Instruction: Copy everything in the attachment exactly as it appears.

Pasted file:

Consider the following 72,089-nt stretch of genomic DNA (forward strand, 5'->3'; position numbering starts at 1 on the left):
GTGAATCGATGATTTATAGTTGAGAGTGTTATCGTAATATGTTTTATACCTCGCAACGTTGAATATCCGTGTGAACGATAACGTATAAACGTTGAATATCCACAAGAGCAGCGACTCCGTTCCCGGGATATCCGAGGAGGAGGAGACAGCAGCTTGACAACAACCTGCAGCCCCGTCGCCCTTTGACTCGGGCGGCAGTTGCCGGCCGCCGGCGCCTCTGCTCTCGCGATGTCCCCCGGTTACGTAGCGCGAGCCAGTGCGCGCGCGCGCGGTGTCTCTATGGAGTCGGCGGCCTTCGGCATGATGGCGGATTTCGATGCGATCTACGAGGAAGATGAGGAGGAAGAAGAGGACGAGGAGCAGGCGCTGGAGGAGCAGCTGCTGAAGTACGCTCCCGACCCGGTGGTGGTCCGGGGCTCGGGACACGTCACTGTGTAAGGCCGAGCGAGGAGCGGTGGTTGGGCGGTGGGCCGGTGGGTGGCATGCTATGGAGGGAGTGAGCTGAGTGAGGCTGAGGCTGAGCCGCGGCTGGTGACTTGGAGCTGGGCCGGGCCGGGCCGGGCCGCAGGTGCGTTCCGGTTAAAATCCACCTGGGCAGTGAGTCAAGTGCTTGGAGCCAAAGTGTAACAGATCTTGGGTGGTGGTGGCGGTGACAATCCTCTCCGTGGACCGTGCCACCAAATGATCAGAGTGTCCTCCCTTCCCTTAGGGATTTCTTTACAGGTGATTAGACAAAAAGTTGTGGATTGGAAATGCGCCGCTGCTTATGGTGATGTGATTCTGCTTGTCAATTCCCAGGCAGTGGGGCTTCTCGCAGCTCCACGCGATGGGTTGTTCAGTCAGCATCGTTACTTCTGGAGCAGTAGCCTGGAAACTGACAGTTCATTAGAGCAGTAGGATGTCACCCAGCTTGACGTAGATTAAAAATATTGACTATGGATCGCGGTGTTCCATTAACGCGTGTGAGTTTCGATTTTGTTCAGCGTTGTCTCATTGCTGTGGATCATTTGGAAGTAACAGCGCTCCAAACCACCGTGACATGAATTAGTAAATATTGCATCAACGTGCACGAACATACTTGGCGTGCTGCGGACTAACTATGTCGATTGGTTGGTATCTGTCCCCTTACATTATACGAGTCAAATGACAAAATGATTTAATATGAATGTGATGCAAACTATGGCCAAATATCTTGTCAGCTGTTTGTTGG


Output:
Consider the following 72,089-nt stretch of genomic DNA (forward strand, 5'->3'; position numbering starts at 1 on the left):
GTGAATCGATGATTTATAGTTGAGAGTGTTATCGTAATATGTTTTATACCTCGCAACGTTGAATATCCGTGTGAACGATAACGTATAAACGTTGAATATCCACAAGAGCAGCGACTCCGTTCCCGGGATATCCGAGGAGGAGGAGACAGCAGCTTGACAACAACCTGCAGCCCCGTCGCCCTTTGACTCGGGCGGCAGTTGCCGGCCGCCGGCGCCTCTGCTCTCGCGATGTCCCCCGGTTACGTAGCGCGAGCCAGTGCGCGCGCGCGCGGTGTCTCTATGGAGTCGGCGGCCTTCGGCATGATGGCGGATTTCGATGCGATCTACGAGGAAGATGAGGAGGAAGAAGAGGACGAGGAGCAGGCGCTGGAGGAGCAGCTGCTGAAGTACGCTCCCGACCCGGTGGTGGTCCGGGGCTCGGGACACGTCACTGTGTAAGGCCGAGCGAGGAGCGGTGGTTGGGCGGTGGGCCGGTGGGTGGCATGCTATGGAGGGAGTGAGCTGAGTGAGGCTGAGGCTGAGCCGCGGCTGGTGACTTGGAGCTGGGCCGGGCCGGGCCGGGCCGCAGGTGCGTTCCGGTTAAAATCCACCTGGGCAGTGAGTCAAGTGCTTGGAGCCAAAGTGTAACAGATCTTGGGTGGTGGTGGCGGTGACAATCCTCTCCGTGGACCGTGCCACCAAATGATCAGAGTGTCCTCCCTTCCCTTAGGGATTTCTTTACAGGTGATTAGACAAAAAGTTGTGGATTGGAAATGCGCCGCTGCTTATGGTGATGTGATTCTGCTTGTCAATTCCCAGGCAGTGGGGCTTCTCGCAGCTCCACGCGATGGGTTGTTCAGTCAGCATCGTTACTTCTGGAGCAGTAGCCTGGAAACTGACAGTTCATTAGAGCAGTAGGATGTCACCCAGCTTGACGTAGATTAAAAATATTGACTATGGATCGCGGTGTTCCATTAACGCGTGTGAGTTTCGATTTTGTTCAGCGTTGTCTCATTGCTGTGGATCATTTGGAAGTAACAGCGCTCCAAACCACCGTGACATGAATTAGTAAATATTGCATCAACGTGCACGAACATACTTGGCGTGCTGCGGACTAACTATGTCGATTGGTTGGTATCTGTCCCCTTACATTATACGAGTCAAATGACAAAATGATTTAATATGAATGTGATGCAAACTATGGCCAAATATCTTGTCAGCTGTTTGTTGG